While it is true that concessioning some Highways to private companies to manage is practiced in Africa and around the world for varied reasons, and different outcomes and impact on road users who pay tolls, certain peculiarities around the Right Of Way should be recognised, appreciated and tackled to avoid misunderstanding.
The peculiarities include using the pits and burrows along the ROW for watering livestock by herders and using the waters for irrigation farming. A way out may be evolved right from the onset to ensure that herders, irrigation farmers and others drawing water from such ponds will continue to do so freely. The ponds and farmlands are presumed to belong to the communities along the ROW. What will be the future of markets and other structures in settlements the highways passed through? Will they belong to the companies that win the concessions as Unbundled Assets Approvals? These issues and more that will become obvious as the concessioning process reaches specific stages of implementation need to be factored and properly addressed in the concessioning arrangement.
To pre-empt any potential crisis, the Federal Ministry of Works and Housing should engage in long-term, frank, appropriate and adequate public awareness campaign to sensitise the citizenry on the entire implications of leasing the roads to private operators, an action that will impact on their daily, practical life. One-off sound bites is not enough.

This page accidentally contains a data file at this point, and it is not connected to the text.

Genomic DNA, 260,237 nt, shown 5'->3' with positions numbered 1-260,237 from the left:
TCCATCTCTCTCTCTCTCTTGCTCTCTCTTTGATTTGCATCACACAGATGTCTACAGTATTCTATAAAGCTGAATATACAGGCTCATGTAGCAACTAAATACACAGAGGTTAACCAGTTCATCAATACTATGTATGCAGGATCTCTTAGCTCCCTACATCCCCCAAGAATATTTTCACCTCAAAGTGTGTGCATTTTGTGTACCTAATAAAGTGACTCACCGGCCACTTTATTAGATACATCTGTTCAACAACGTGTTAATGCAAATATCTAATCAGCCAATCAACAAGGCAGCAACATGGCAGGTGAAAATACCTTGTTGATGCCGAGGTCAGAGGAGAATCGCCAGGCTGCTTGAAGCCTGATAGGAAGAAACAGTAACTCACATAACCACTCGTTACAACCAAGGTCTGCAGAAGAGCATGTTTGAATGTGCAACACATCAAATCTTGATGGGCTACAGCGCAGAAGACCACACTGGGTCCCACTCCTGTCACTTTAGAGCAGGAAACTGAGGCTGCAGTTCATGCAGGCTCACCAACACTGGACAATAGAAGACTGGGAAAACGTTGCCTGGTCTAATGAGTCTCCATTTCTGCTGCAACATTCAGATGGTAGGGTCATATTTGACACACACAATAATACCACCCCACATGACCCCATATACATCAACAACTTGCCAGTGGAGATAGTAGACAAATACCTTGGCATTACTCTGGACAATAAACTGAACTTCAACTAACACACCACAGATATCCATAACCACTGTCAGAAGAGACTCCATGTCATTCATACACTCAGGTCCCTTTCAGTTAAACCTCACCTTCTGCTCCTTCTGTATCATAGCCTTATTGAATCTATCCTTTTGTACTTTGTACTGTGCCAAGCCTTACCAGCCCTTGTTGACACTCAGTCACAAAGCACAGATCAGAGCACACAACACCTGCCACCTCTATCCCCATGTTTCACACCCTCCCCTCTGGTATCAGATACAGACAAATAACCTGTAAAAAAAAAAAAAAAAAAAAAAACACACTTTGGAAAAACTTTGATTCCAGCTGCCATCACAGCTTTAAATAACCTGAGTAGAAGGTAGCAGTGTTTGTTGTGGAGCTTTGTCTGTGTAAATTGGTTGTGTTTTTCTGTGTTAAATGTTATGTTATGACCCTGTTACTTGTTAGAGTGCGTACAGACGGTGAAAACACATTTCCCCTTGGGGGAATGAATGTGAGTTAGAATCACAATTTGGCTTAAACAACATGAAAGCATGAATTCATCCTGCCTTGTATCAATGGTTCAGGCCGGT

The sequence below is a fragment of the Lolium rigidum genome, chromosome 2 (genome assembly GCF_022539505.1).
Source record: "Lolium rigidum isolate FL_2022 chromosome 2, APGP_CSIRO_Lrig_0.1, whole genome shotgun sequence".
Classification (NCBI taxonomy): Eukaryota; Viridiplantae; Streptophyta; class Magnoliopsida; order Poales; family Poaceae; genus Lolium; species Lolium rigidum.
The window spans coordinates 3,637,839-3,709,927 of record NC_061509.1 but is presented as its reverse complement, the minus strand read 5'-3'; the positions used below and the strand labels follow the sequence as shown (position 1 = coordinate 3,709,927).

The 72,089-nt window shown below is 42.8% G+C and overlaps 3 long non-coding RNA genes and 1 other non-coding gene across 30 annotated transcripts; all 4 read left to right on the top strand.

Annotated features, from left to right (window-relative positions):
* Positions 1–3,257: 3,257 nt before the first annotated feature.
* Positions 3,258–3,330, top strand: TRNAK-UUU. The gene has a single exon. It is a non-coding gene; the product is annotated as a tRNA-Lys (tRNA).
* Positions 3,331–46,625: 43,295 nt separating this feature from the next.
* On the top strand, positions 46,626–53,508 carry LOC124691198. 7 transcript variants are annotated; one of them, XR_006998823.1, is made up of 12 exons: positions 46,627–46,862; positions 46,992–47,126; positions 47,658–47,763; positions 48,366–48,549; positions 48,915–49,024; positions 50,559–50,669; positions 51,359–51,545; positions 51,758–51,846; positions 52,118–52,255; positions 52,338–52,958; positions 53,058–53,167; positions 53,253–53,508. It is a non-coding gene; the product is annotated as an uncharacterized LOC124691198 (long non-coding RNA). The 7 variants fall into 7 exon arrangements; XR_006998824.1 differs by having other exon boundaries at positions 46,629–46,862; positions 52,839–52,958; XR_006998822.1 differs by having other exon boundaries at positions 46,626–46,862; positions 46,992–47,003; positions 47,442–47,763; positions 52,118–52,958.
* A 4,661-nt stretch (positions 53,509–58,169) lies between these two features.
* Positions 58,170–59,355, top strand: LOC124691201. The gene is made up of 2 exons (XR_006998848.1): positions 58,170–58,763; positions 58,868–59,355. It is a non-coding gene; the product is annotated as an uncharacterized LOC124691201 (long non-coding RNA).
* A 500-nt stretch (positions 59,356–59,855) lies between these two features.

An observation in an analysis by Ashurst titled ‘Road Infrastructure in Africa’ says: “Certain legal and institutional issues must be identified and addressed to ensure the successful implementation of road PPPs in Africa. Most of them are, of course, no different from those encountered when developing and financing roads in other parts of the world; the solutions in Africa will, however, sometimes significantly differ from those which apply elsewhere.” The principle fits the Nigerian environment.
Concessioning roads and other infrastructure is widely practiced around the world among both rich and developing countries. In Africa, South Africa, Mozambique, Senegal, Zimbabwe, Morocco and Algeria have done it. The Ashurst report noted, “There has been an increasing number of privately-financed road projects in various parts of Africa – some already completed, some currently under development – indicating that private financing can – and will – play an increasing role in the financing and development of the African roads network.”
In Europe, France has the most number of leased roads. Germany, Denmark, the Netherlands, Russia and Poland, among others, have conssissioned some of their highways and user-charges are paid. In some countries the road charges are embedded in high fuel costs.
There are sources of lesson for Nigeria on the best highways concessioning model to adopt. There are at least 10 African countries that have done it successfully or managing their highways effectively that can be under-studied by the Giant of Africa.